Achieving density of the sort that makes attractive and lively places does not need not be at the expense of privacy, of overcrowded houses or of increases in traffic and noise. Building types and lot arrangements, though, must be chosen or invented to maintain privacy and usable outdoor space.

For example, take a typical Hartford triple-decker, originally a three-family, two-generation house. It is set between two unusable narrow side yards, which do not serve to keep the house visually or acoustically private from its neighbors. In Charleston, S.C., there is a traditional building type about the same size as the triple-decker called a sideyard house, which in effect combines the two narrow side yards into one large one, and faces all the rooms onto it. The back wall, facing the neighbor, is windowless. The result, at a density like that of the triple-decker, is vastly improved outdoor space and privacy.

The moral is, look first at the workability of the actual building design before starting to play the abstract numbers game of dwelling units per acre, lot coverage, and on and on. The numbers are meaningless without knowing the physical form of the increased density being proposed.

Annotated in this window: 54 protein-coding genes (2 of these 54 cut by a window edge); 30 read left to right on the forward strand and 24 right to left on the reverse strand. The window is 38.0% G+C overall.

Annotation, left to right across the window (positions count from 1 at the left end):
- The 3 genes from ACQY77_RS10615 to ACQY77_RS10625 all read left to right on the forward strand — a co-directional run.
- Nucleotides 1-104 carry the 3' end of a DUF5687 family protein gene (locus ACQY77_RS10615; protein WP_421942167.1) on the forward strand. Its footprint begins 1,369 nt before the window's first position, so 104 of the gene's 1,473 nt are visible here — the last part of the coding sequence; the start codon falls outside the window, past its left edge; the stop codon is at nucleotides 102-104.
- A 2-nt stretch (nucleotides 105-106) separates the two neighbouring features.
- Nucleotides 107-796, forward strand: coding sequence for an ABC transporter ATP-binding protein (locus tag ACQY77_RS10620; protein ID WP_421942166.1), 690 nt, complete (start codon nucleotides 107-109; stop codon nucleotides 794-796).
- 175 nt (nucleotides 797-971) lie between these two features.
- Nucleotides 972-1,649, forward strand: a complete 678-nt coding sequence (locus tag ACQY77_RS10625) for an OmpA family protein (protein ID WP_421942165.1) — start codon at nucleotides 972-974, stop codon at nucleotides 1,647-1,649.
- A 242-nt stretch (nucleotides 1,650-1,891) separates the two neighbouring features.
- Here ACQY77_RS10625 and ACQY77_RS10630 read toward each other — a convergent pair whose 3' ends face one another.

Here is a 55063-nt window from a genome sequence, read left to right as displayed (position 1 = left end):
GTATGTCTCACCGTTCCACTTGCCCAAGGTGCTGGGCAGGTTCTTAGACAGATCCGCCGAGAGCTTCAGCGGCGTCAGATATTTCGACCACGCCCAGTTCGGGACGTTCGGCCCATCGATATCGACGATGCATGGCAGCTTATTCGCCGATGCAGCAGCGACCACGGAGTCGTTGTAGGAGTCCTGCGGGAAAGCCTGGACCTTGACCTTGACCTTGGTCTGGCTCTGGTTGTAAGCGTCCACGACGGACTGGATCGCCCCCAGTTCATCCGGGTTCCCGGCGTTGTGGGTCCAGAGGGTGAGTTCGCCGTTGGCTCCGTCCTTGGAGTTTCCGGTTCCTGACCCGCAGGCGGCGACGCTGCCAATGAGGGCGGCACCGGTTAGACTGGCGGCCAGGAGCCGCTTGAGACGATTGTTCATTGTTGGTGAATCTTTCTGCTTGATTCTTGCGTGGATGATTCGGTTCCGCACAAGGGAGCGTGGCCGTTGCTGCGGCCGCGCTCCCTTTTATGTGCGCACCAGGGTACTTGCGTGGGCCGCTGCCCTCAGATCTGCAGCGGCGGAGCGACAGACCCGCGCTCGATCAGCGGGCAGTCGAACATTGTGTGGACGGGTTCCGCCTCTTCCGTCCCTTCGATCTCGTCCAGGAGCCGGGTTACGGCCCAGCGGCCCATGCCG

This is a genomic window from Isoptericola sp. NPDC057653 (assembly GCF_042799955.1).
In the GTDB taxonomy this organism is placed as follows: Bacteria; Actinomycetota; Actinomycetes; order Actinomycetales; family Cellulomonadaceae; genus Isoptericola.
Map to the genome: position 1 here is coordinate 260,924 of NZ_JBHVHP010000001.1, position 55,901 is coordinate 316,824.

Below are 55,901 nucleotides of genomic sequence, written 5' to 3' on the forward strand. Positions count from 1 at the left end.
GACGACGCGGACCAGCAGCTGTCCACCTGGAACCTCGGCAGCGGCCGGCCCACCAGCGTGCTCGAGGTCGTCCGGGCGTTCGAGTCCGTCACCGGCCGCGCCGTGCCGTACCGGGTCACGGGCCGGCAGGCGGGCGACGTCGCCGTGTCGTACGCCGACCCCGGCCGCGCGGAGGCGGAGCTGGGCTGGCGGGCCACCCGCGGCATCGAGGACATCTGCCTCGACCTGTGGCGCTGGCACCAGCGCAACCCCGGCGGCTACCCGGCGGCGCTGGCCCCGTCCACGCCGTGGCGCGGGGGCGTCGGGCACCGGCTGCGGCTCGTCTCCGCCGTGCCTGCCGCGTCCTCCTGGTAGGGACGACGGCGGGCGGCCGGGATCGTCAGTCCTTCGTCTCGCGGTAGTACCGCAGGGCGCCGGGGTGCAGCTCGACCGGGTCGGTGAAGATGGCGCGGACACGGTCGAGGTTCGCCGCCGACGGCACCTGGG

The other key to good density is to mix uses in as close-grained a way as possible. Good density brings interesting variety, both of people and of things to do. It is a myth, at least at the scale of the suburban town, that increased density necessitates standardization. There can and should be a variety of housing types and sizes for inhabitants of different ages, needs and incomes.

Again, exactly how buildings are conceived individually, then put together smartly, is the essential issue. For example, with more and more people working at home or telecommuting, having more houses designed as "live-work" units helps density, increases the interest of what's seen when walking down a street, and helps smooth morning and evening commuter traffic surges. How density is done is key to whether it should be done.

A little earlier than Dylan and Jane Jacobs, the "little boxes on the hillside" of Malvina Reynolds' song satirized American suburban life. In the intervening years, they have become much bigger and fancier boxes, on more land, connected by longer and wider roads. Many still see them as dreams but are increasingly aware of their drawbacks. The new suburban alternative, denser and more sophisticated, is emerging. The times, they are again a-changin'.

Patrick Pinnell is an architect and town planner in Haddam and member of the Place board of contributors.

Reprinted with permission of the Hartford Courant. To view other stories on this topic, search the Hartford Courant Archives at http://www.courant.com/archives.